2015 NFL Free Agency Preview: Top 5 Defensive Tackles

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Dec 21, 2014; Chicago, IL, USA; Detroit Lions defensive tackle Ndamukong Suh (90) against the Chicago Bears at Soldier Field. The Lions defeated the Bears 20-14. Mandatory Credit: Andrew Weber-USA TODAY Sports

1. Ndamukong Suh

Pros: Suh is a powerful defensive tackle who can play the nose or 3-tech spot: with his uncanny strength and ferocity he can beat nearly any center in the league and often stack even a guard-center double team, but he has the quick feet and bull-rushing ability to pass rush and attack the gap from the 3-technique as well. He is a ferocious, aggressive defender who can keep linebackers clean and close off interior running lanes. There aren’t many interior offensive linemen in the league who can match up with him.

Cons: Despite possessing impressive feet, Suh doesn’t play with great fast-twich quickness. He is generally not the first player off the snap, and when he does come off the ball he tends to rely too heavily on his unbelievable strength to defeat blockers. While this generally works, or at least works well enough to allow teammates to rally to a play, it has limited his production in recent years as opposing teams have learned his ways. He doesn’t have great hands to go with his great strength, and often times will bull rush an opposing blocker right past the play because he cannot disengage. He’s not an excellent pass rusher, though he can push the pocket.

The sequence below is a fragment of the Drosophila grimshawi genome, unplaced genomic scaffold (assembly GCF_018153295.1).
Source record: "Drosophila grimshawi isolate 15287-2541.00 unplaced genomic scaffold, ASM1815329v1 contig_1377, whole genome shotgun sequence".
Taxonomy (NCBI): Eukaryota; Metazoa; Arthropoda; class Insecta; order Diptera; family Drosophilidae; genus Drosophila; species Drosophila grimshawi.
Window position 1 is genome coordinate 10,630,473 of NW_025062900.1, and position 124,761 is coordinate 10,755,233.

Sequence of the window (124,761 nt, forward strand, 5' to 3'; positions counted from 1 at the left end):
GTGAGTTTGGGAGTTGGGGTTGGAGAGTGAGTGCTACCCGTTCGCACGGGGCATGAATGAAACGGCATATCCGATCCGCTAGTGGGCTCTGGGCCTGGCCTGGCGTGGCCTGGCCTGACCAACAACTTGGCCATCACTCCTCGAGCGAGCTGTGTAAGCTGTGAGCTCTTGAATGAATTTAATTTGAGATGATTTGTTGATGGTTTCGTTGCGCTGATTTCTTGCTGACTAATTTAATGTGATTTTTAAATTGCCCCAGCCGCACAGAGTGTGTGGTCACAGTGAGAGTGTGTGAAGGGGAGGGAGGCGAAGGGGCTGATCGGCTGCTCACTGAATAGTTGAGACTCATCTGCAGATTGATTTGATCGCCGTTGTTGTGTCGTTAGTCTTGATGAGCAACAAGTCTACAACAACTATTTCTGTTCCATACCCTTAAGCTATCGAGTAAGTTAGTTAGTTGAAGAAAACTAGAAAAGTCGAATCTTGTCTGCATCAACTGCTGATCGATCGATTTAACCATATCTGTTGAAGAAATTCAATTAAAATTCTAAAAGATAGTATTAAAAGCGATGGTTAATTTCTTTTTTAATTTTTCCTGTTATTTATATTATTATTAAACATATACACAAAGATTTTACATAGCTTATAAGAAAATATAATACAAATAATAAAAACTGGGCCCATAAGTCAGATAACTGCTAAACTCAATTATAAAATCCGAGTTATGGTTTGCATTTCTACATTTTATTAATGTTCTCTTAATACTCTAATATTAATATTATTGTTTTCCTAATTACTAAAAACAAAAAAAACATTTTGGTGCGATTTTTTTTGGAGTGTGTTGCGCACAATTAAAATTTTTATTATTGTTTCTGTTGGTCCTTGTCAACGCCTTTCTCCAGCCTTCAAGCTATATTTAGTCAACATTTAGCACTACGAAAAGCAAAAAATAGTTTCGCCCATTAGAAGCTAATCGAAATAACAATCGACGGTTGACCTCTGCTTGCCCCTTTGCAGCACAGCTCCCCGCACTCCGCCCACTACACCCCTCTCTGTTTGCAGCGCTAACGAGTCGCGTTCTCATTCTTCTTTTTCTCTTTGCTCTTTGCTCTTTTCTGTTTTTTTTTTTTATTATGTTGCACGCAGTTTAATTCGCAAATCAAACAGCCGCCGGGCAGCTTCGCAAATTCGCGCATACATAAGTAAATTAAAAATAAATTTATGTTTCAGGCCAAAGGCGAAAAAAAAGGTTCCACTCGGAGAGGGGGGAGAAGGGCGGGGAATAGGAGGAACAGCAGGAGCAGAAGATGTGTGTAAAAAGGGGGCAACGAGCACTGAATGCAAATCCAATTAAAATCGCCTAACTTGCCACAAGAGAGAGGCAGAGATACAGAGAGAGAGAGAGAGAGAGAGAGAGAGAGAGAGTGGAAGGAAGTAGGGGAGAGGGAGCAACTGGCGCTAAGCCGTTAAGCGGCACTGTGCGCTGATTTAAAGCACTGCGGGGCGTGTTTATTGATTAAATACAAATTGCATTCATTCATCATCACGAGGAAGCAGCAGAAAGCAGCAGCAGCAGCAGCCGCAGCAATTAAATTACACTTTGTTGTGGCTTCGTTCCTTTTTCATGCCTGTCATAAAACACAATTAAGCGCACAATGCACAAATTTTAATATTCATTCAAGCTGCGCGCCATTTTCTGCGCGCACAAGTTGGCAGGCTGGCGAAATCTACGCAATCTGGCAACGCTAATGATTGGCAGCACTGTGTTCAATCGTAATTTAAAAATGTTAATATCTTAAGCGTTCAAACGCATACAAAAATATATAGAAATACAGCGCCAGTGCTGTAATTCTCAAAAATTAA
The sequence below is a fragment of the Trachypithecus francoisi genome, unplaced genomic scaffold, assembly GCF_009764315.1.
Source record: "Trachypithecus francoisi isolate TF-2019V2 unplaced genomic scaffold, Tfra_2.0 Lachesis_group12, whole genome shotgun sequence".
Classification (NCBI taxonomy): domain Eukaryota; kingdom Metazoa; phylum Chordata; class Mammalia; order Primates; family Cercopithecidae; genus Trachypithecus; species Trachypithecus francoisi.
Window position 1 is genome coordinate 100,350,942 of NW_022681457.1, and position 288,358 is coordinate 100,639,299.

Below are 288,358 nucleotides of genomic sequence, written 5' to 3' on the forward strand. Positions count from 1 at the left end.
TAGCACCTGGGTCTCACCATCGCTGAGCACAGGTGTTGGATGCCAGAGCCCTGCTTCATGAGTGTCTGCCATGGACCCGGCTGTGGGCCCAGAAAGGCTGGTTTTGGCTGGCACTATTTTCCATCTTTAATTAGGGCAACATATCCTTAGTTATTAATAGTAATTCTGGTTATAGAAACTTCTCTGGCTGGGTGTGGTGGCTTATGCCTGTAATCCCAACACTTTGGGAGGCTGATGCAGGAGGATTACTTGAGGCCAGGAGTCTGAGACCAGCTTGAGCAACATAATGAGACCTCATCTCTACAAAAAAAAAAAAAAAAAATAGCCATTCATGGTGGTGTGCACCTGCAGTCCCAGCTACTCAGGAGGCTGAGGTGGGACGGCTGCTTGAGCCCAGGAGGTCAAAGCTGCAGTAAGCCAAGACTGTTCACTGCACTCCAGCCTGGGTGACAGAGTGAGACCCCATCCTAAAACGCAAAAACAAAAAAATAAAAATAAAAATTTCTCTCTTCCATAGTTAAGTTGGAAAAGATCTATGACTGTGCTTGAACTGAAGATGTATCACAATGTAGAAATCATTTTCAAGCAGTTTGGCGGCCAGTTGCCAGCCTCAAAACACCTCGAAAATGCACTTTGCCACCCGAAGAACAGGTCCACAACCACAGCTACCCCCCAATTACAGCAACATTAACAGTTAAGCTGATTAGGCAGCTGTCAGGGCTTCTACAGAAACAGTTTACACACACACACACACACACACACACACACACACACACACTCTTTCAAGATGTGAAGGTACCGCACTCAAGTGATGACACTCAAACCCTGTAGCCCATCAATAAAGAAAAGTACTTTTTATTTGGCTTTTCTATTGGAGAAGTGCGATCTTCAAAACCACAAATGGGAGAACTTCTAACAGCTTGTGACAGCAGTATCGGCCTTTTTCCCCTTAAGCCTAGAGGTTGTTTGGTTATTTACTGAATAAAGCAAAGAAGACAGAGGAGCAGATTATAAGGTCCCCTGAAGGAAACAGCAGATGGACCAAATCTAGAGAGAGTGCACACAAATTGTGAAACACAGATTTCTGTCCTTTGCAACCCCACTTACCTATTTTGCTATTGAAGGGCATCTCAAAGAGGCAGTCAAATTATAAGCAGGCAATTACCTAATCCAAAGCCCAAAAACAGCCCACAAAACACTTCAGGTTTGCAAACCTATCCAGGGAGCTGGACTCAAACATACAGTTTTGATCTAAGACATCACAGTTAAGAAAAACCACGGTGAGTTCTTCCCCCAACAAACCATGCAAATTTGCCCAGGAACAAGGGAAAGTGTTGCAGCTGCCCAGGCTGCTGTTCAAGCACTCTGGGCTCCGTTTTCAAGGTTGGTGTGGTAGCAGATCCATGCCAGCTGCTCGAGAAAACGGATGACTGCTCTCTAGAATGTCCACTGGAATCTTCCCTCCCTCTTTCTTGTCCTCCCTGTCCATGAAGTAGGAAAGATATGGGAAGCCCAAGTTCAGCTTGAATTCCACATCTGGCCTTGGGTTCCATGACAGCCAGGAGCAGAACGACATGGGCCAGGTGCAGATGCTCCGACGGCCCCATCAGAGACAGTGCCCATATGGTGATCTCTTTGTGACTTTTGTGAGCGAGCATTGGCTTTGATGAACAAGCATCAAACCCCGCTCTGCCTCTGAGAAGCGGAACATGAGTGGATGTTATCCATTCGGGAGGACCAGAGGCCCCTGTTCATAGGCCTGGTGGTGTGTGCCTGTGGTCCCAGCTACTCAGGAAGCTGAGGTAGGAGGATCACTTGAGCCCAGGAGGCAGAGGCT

Scheme Fit: Suh fits any scheme you want to run. He can line up as a nose or 3-tech in any kind of 4-3 over or under alignment. He can line up as a traditional 2-tech in a basic 4-3 alignment. He can be a 5-tech end in a 3-4 or in a 4-3 front that calls for a 5-tech. He can do anything Jack Del Rio and Ken Norton ask of him.

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  • Intangibles: Suh is a mixed bag. He is a fierce competitor who can inspire a team through his play and his dominance. He intimidates opponents like no other player in the league. He plays with a throwback mean streak that you don’t see too often in today’s NFL. Unfortunately, that mean streak extends to making foolish decisions, like stomping on Aaron Rodgers’ leg. Suh is widely considered the NFL’s dirtiest player, and while that profile used to be perfect for the Raiders, Reggie McKenzie has worked hard to change the locker room culture in the organization and Suh’s dirty behavior may not fit.

    Market Value: Suh is one of the best defensive players in the NFL and still in his prime at 28 years old. He is also head and shoulders above the rest of the free agency class in terms of playing ability and name recognition, and has proven marketability. His name sells tickets, sells jerseys, and gets TV ratings, and his playing ability gets results on the field. The recent six-year, $100M deal signed by JJ Watt for the Houston Texans has raised the bar for what defensive big men can make in the NFL, and with a lot of competition in the marketplace, many expect Suh to get an equivalent deal: perhaps 5 or 6 years, in the $85M-$100M range.

    Would he Sign with the Raiders: Maybe. He obviously would improve the defense dramatically, and he was a Raider fan as a child. He’s the type of impact player Raider fans have been dreaming of coming to Oakland since the 2003. He’s a throwback Raider, reminiscent of Lyle Alzado. And while Reggie McKenzie has been avoiding players with off-field issues, McKenzie also was a teammate of Alzado’s for the Los Angeles Raiders in 1985. Still, McKenzie may balk at making a six year commitment to a 28 year old player, with price tag as high as Suh’s. McKenzie will probably take his shot, but if Suh won’t come for a front-loaded deal that frees up cap space down the road, then Suh won’t come to Oakland at all.

    Next: DT Rankings: #2 Nick Fairley